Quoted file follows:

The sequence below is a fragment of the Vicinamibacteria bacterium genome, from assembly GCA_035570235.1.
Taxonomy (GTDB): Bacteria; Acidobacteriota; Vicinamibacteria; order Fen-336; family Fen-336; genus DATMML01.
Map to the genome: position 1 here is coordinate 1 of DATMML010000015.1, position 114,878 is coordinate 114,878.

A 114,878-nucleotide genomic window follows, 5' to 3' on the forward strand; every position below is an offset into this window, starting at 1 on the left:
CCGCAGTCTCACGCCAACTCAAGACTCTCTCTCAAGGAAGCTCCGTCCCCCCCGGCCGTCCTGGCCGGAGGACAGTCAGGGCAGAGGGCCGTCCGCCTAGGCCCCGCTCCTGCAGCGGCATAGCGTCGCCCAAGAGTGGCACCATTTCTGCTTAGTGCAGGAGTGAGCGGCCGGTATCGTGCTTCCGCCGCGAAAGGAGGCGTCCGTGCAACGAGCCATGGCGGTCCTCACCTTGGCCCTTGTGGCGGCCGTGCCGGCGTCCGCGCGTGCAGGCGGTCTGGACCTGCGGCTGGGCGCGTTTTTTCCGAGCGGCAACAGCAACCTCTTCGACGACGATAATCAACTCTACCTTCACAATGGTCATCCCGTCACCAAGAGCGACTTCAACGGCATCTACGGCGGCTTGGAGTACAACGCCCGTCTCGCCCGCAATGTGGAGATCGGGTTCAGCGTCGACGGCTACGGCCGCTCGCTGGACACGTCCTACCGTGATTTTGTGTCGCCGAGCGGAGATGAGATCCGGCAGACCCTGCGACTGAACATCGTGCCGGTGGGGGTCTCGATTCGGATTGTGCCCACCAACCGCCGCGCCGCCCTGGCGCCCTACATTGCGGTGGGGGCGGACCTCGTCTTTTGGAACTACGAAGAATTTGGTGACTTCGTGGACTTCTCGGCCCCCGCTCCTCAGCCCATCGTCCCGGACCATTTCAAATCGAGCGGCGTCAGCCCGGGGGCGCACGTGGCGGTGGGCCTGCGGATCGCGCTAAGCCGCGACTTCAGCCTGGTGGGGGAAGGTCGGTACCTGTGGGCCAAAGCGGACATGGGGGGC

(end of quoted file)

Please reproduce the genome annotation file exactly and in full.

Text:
The sequence below is a fragment of the Vicinamibacteria bacterium genome, from assembly GCA_035570235.1.
Taxonomy (GTDB): Bacteria; Acidobacteriota; Vicinamibacteria; order Fen-336; family Fen-336; genus DATMML01.
Map to the genome: position 1 here is coordinate 1 of DATMML010000015.1, position 114,878 is coordinate 114,878.

A 114,878-nucleotide genomic window follows, 5' to 3' on the forward strand; every position below is an offset into this window, starting at 1 on the left:
CCGCAGTCTCACGCCAACTCAAGACTCTCTCTCAAGGAAGCTCCGTCCCCCCCGGCCGTCCTGGCCGGAGGACAGTCAGGGCAGAGGGCCGTCCGCCTAGGCCCCGCTCCTGCAGCGGCATAGCGTCGCCCAAGAGTGGCACCATTTCTGCTTAGTGCAGGAGTGAGCGGCCGGTATCGTGCTTCCGCCGCGAAAGGAGGCGTCCGTGCAACGAGCCATGGCGGTCCTCACCTTGGCCCTTGTGGCGGCCGTGCCGGCGTCCGCGCGTGCAGGCGGTCTGGACCTGCGGCTGGGCGCGTTTTTTCCGAGCGGCAACAGCAACCTCTTCGACGACGATAATCAACTCTACCTTCACAATGGTCATCCCGTCACCAAGAGCGACTTCAACGGCATCTACGGCGGCTTGGAGTACAACGCCCGTCTCGCCCGCAATGTGGAGATCGGGTTCAGCGTCGACGGCTACGGCCGCTCGCTGGACACGTCCTACCGTGATTTTGTGTCGCCGAGCGGAGATGAGATCCGGCAGACCCTGCGACTGAACATCGTGCCGGTGGGGGTCTCGATTCGGATTGTGCCCACCAACCGCCGCGCCGCCCTGGCGCCCTACATTGCGGTGGGGGCGGACCTCGTCTTTTGGAACTACGAAGAATTTGGTGACTTCGTGGACTTCTCGGCCCCCGCTCCTCAGCCCATCGTCCCGGACCATTTCAAATCGAGCGGCGTCAGCCCGGGGGCGCACGTGGCGGTGGGCCTGCGGATCGCGCTAAGCCGCGACTTCAGCCTGGTGGGGGAAGGTCGGTACCTGTGGGCCAAAGCGGACATGGGGGGC